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On the station

On the station

Watercolour image showing a man on horseback chasing cattle through a small creek.
'Stockman', The Australian Sketchbook, by ST Gill, 1865. National Museum of Australia.

From the late 18th century, European settlers, together with their sheep, cattle and horses, spread inland across the Australian continent, occupying tracts of grazing land.

On pastoral stations, horses became indispensable for moving flocks and herds across open country, mustering animals for shearing or slaughter, patrolling property boundaries and recovering lost or stolen livestock.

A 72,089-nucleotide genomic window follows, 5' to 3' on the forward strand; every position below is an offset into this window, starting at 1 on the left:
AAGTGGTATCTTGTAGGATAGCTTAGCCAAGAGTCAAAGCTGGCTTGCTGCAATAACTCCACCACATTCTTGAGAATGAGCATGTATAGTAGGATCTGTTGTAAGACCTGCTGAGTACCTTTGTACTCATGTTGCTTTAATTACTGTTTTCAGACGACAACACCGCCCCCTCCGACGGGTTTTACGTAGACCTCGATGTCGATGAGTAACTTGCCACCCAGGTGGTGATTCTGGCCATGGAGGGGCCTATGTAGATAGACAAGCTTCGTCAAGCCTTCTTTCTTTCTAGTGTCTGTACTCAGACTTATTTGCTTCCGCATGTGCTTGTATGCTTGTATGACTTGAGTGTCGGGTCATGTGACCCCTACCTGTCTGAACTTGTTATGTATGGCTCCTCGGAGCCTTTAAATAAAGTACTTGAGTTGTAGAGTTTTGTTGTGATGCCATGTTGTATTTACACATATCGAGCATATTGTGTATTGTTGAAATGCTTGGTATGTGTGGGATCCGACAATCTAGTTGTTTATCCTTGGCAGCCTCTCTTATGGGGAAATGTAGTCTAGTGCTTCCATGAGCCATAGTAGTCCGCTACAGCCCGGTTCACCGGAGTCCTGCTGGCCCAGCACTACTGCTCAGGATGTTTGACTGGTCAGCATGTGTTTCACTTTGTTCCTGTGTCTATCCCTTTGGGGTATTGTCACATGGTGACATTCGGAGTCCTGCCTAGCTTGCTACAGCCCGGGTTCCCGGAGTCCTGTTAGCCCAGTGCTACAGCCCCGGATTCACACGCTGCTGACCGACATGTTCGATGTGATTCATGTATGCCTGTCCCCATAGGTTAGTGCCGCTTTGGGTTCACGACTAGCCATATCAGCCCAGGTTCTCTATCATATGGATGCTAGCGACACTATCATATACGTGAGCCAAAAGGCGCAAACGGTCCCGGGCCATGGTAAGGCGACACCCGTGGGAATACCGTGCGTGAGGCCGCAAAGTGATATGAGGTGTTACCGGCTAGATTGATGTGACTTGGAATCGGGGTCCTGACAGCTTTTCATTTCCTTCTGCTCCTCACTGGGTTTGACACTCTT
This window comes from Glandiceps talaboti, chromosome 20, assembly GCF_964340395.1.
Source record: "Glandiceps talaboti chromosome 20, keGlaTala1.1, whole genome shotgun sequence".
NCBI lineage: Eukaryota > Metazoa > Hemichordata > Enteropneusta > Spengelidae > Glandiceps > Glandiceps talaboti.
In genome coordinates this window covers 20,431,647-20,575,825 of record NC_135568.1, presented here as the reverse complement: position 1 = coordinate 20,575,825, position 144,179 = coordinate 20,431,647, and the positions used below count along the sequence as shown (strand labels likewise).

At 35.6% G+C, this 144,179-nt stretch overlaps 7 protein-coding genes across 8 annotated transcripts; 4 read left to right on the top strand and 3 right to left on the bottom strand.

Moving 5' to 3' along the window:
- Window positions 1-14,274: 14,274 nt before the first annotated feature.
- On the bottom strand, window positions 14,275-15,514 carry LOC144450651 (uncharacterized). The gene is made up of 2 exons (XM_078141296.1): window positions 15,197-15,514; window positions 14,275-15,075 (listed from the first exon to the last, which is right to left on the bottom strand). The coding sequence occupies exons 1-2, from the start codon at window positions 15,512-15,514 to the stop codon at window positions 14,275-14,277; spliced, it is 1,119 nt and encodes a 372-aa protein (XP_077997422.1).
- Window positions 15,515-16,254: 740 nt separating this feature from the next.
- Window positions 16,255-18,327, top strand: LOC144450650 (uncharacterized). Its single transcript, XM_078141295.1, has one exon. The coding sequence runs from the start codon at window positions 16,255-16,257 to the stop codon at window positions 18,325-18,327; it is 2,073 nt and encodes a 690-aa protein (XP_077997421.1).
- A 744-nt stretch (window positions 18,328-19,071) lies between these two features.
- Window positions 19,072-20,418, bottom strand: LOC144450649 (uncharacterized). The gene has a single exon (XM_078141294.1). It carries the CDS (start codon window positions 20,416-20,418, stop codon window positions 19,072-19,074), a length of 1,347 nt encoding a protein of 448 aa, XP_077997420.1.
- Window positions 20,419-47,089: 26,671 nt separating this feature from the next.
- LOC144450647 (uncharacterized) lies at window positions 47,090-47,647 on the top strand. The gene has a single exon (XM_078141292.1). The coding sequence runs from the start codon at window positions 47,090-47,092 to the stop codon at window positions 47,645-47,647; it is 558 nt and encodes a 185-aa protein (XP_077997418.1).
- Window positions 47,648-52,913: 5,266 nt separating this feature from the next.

By the late 19th century, the hard-riding, whip-cracking stockman – and his tough bush horse – had become a symbol of national identity.

Explore some of the stories and objects

Homemade packsaddle from the 1930s
Homemade packsaddle

Used by brumby runner Charles Carter in the Snowy Mountains from the 1930s.
Constance Faithfull’s side-saddle
Miss Faithfull's side-saddle

Used by Constance Faithfull on the prosperous Springfield sheep station in the 1890s.
Wooden rocking horse
Wooden rocking horse

Andrew Gibson's first steed, from the 1920s.
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